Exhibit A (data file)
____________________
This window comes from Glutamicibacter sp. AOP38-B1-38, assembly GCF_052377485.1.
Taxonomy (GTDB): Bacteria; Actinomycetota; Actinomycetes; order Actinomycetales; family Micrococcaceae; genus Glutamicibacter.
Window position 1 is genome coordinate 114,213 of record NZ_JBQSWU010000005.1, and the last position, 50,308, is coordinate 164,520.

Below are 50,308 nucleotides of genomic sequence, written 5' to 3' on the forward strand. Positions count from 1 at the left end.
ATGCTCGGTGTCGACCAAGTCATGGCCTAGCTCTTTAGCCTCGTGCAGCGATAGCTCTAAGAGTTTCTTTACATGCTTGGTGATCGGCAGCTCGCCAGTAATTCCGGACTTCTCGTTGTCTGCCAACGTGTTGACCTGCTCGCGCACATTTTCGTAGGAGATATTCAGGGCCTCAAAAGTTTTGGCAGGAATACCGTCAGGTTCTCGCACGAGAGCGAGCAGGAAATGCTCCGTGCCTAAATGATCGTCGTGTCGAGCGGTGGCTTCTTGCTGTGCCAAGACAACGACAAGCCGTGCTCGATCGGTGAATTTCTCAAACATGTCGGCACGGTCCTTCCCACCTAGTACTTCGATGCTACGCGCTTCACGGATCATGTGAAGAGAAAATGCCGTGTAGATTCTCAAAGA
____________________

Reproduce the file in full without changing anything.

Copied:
This window comes from Glutamicibacter sp. AOP38-B1-38, assembly GCF_052377485.1.
Taxonomy (GTDB): Bacteria; Actinomycetota; Actinomycetes; order Actinomycetales; family Micrococcaceae; genus Glutamicibacter.
Window position 1 is genome coordinate 114,213 of record NZ_JBQSWU010000005.1, and the last position, 50,308, is coordinate 164,520.

Below are 50,308 nucleotides of genomic sequence, written 5' to 3' on the forward strand. Positions count from 1 at the left end.
ATGCTCGGTGTCGACCAAGTCATGGCCTAGCTCTTTAGCCTCGTGCAGCGATAGCTCTAAGAGTTTCTTTACATGCTTGGTGATCGGCAGCTCGCCAGTAATTCCGGACTTCTCGTTGTCTGCCAACGTGTTGACCTGCTCGCGCACATTTTCGTAGGAGATATTCAGGGCCTCAAAAGTTTTGGCAGGAATACCGTCAGGTTCTCGCACGAGAGCGAGCAGGAAATGCTCCGTGCCTAAATGATCGTCGTGTCGAGCGGTGGCTTCTTGCTGTGCCAAGACAACGACAAGCCGTGCTCGATCGGTGAATTTCTCAAACATGTCGGCACGGTCCTTCCCACCTAGTACTTCGATGCTACGCGCTTCACGGATCATGTGAAGAGAAAATGCCGTGTAGATTCTCAAAGA